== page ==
Normally, we have to wait until during the weekend for Pro Tour decks to come out, for us to get access to the top information. Those days are gone, because decklists are due Wednesday night, and Thursday, we get metagame information.
With this information in hand, and the rest of Karsten’s article here, we can look ahead and figure out what to buy if the Pro Tour is back and if Pioneer is really really a thing.
For the record, I think it is, and not just because of my previous specs.
Decklists will go up Friday afternoon local time, around when Pioneer play starts. Everyone’s list will be published, in order to minimize the advantage bigger testing teams used to get by watching lots of matches, recording data, and feeding it to others on their team. Big, skilled teams still get great practice and advice, but more information is a good thing.
We’re told the top cards across all decks: “The most-played nonland cards across all main decks and sideboards were Fable of the Mirror-Breaker, Thoughtseize, Fatal Push, Llanowar Elves, Elvish Mystic, and Bonecrusher Giant.”
I’ve been skeptical about how much higher Fable can go, but it’s already in need of a reprint and it is a Standard-legal rare. One card represents two creatures and a rummage for two cards, which we’ve established is already redonk good.
Yes, you could have gotten in at extremely low prices early on, and several of our ProTraders did. However, I think that only a reprint can cool this card off. It’s a top spell in Pioneer, very good in Modern, and it has a more than respectable 19,500 decks listed on EDHREC. It might dip down a little as we come up to its rotation out of Standard, but I won’t be shocked to see this rise till its reprint arrives.
Thoughtseize is a different story. It’s got a massive amount of reprints, multiple premium editions, and while it’s a staple in Modern and Pioneer alike, there would have to be a massive surge of interest to crank prices higher. Even if they did go up, Wizards has shows a willingness to reprint this into the ground. I’d stay away here, as well as from Fatal Push, a card with a similar ‘too many cooks’ problem.
The Elf cards are intriguing. One-mana dorks will always have a place in decks looking to get out fast, and there’s some specific targetable versions that I can see going in for. These elves also have the bonus that when you go for these cards, you’re getting a matching playset, not just a singleton. If these decks get a lot of attention and put up some results, watch out for prices to go up.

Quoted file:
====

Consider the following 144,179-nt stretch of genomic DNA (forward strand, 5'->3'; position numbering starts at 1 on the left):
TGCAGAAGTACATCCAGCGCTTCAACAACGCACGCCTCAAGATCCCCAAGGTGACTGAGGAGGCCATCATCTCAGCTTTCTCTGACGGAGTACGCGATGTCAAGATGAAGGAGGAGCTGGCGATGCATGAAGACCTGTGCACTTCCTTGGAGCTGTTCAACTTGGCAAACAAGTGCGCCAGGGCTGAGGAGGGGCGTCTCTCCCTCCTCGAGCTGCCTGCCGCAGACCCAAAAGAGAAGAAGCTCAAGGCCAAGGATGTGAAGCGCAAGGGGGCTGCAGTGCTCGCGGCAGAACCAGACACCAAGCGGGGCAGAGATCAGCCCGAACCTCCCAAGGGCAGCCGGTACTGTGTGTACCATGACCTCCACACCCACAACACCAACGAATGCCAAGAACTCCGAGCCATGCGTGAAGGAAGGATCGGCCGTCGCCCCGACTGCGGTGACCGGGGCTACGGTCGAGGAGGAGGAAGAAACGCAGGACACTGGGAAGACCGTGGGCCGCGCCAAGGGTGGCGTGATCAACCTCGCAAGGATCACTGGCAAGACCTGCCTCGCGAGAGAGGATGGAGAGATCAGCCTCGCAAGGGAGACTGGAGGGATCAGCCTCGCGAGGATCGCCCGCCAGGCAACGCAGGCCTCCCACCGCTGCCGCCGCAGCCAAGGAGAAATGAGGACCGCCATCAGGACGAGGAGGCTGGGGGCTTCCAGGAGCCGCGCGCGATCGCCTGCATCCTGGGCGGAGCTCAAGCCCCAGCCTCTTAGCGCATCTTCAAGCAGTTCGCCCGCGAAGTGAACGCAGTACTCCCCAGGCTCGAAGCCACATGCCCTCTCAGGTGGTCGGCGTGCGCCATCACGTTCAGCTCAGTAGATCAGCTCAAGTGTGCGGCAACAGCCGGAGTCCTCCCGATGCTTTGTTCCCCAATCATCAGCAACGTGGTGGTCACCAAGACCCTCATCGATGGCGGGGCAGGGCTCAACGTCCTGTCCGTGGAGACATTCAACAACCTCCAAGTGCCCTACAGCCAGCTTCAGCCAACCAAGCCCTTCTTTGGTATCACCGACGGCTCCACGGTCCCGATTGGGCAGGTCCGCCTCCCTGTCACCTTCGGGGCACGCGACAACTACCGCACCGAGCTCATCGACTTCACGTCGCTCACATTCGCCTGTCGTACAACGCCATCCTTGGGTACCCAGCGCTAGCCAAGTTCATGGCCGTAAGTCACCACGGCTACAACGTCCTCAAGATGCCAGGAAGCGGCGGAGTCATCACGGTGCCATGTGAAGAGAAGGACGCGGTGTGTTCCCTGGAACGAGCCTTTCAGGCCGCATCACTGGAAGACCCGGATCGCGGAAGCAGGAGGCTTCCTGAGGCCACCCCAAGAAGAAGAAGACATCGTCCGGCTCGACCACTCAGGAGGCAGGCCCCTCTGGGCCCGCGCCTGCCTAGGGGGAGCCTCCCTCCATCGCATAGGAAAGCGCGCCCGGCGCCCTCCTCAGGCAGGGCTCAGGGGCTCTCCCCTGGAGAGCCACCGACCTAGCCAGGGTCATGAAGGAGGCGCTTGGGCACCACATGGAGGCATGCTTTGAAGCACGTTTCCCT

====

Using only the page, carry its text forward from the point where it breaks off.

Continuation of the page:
Llanowar Elves has a sweet Secret Lair version that might be the right nonfoil choice. There’s a ton of copies, it being a recent lair, but my eye is really on the foil Dominaria promo versions. Larger art, simplified frame, very unique while still being a Magic card, and not a huge number of copies out there. Elvish Mystic has some awesome choices for art, but if you’re betting on tournament play you might want to target the Time Spiral Remastered retro non-foils for around $7 each. One vendor has 33 copies as of this writing, but the overall quantity is small, especially if you’re counting by four.
I’ve extolled Bonecrusher Giant before, and I’ll say it again: a spell this popular probably shouldn’t be this cheap.
We did get extras in one of the CLB precon decks, and that plus inclusion on The List has been enough to keep the price in check. We’ll see if a reprint comes soon, though.
There’s one more set of cards worth calling out: the fastlands. These are new to Pioneer and are among the most popular cards this weekend. Right now, the BR and RG ones are on top but all of them will have their place in the sun. I love picking up your playsets of foil or nonfoil ZNR Expeditions right now, because the while borderless ones are cool, these are cooler.
Supply is also pretty light here, so get in there and get what you can at under $20 before a few playsets sell and you’re looking at $30-$40 a copy.
The different archetype decks will highlight what certain cards can do, but I want to talk about one more card that perfectly shows both what a card can do and why you want to sell into the spikes: Indomitable Creativity.
The current iterations of this deck use some generated tokens before casting this at x=2, hitting the only two creatures in the deck: Worldspine Wurm and Xenagos, God of Revels, giving them a 30/30 trample crashing in that leaves behind three 5/5 tokens if you kill it without an exile effect. The rest of the deck is a UR control-type list, very reactive and ready to interact with your game plan.
The namesake card hit big, as you can see, but within a couple weeks prices had come back down to pre-spike levels. I think this is an excellent candidate to be in a Secret Lair soon, but we’ve got at least a month left on the current drop and the Pro Tour is this weekend. Hitting your opponent for 30 hasty trample damage is the stuff of Magic players’ dreams, and if the deck performs well, I think you’ll see this card spike hard yet again.
Cliff (@WordOfCommander) has been writing for MTGPrice since 2013, and is an eager Commander player, Draft enthusiast, and Cube fanatic. A high school science teacher by day, he’s also the official substitute teacher of the MTG Fast Finance podcast. If you’re ever at a GP and you see a giant flashing ‘CUBE DRAFT’ sign, go over, say hi, and be ready to draft.